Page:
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Belarus Cracks Down On Opposition, Vote Monitoring Ahead Of Election


Early voting has started in Belarus. (file photo)
Early voting has started in Belarus. (file photo)

Belarusian authorities have ramped up pressure on the opposition and independent election observers ahead of the August 9 presidential ballot amid concern strongman Alyaksandr Lukashenka will use fraud and repression to extend his 26 years of rule against an energized opposition.

Law enforcement on August 8 detained the campaign chief of opposition presidential candidate Svyatlana Tsikhanouskaya. Two other campaign staff members were also summoned to the Main Directorate for Combating Organized Crime and Corruption for questioning and have not been heard from.

Tsikhanouskaya’s spokeswoman, Anna Krasulina, told RFE/RL that campaign chief Maryya Maroz was detained in Minsk and would go before a court on August 10. It was not clear why she was detained.

In response to the threats against her staff, Tsikhanouskaya left her flat in Minsk for security reasons to an undisclosed location.

Late in the evening, security forces also briefly detained Maryya Kalesnikava, the representative of jailed presidential candidate Viktar Babaryka and a close ally of Tsikhanouskaya. Kalesnikava told RFE/RL that police claimed they had mistakenly detained her and she was released.

Separately, the Minsk-based Vyasna human rights center on August 8 reported dozens of cases of police harassment and intimidation at polling stations, as well as the detention of independent election observers during early voting.

Analysts say Lukashenka's rule looks increasingly vulnerable ahead of the August 9 election, but that he is likely to win through a combination of fraud and a widening crackdown on dissent.

The lead-up to the vote has been marred by dubious disqualifications and an unprecedented scale of detentions and other persecution against a backdrop of a pandemic and pro-democracy protests.

Tens of thousands of opposition supporters have attended daily rallies in recent weeks in support of Tsikhanouskaya, a 37-year-old political novice who says she will release political prisoners and call fair elections if she wins. She entered the race after her husband, Syarhey Tsikhanouski, a firebrand vlogger, was arrested and then barred from collecting signatures to get on the ballot.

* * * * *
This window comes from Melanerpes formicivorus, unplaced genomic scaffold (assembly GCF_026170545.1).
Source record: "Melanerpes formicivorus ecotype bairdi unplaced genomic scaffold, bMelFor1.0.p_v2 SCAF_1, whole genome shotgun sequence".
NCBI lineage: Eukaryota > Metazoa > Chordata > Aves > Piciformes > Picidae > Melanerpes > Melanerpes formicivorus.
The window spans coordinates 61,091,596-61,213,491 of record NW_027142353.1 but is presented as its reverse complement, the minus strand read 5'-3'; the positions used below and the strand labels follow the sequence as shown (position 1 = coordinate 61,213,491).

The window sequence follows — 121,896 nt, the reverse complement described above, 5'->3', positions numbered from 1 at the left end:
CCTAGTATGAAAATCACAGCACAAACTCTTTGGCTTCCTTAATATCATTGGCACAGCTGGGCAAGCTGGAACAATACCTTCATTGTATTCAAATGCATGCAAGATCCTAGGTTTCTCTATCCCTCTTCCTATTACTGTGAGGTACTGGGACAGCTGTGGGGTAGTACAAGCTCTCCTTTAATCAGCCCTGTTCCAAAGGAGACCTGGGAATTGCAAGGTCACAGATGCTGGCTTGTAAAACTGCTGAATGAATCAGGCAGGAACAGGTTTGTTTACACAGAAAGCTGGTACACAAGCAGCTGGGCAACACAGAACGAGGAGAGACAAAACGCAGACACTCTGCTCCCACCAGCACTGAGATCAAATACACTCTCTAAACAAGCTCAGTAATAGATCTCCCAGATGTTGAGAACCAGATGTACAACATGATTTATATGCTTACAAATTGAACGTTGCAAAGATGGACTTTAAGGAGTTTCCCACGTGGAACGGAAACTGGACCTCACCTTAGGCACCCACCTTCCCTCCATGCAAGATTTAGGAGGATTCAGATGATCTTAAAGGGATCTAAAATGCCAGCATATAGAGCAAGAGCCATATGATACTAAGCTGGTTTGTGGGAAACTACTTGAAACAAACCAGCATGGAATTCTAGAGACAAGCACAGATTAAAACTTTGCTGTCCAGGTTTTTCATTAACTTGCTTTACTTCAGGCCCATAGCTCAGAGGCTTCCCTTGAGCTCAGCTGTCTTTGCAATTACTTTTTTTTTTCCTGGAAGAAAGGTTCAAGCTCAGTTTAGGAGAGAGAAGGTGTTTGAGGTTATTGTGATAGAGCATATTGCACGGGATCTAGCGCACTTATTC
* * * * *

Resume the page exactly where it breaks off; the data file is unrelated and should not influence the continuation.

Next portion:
Tsikhanouskaya has urged voters to combat electoral fraud and set up multiple organizations to monitor the presidential poll, which began on August 4 with early voting.

Opposition politicians, rights activists, and critics of Lukashenka have called on citizens to refrain from early voting, charging that it gives government loyalists more opportunities to rig the election results.

The Central Election Commission said on August 8 that turnout during the early voting period was 32.24 percent of the country's 6.8 million eligible voters.

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One election-monitoring campaign said August 8 it had documented inconsistencies in the first three days of early voting at polling stations where observers of the initiative were present.

Campaign observers with the opposition group Honest People recorded turnout of 45,613 voters compared to the Central Election Commission’s figure of 89,439 at several hundred ballot stations.

According to the initiative, about 50 of its observers have been detained during the five days of early voting.

The Honest People campaign was initiated by former Belgazprombank chief Babaryka, whose presidential campaign and that of another disqualified presidential candidate have joined forces to elect Tsikhanouskaya.

Meanwhile, the Voice platform, which calls on voters to send photos of completed ballots for the presidential election, has counted over a million registered users who have promised to help keep track of the vote. The platform was launched by the Honest People initiative.

Ahead of the vote, the Prosecutor-General’s Office threatened to block the website of the Voice platform after Lukashenka on August 6 stated that it was necessary to assess the legitimacy of alternative vote counting initiatives.

Central Election Commission head Lydia Yarmoshyna has accused the Voice platform of "organizing mass riots" and forming “a shadow” electoral body.

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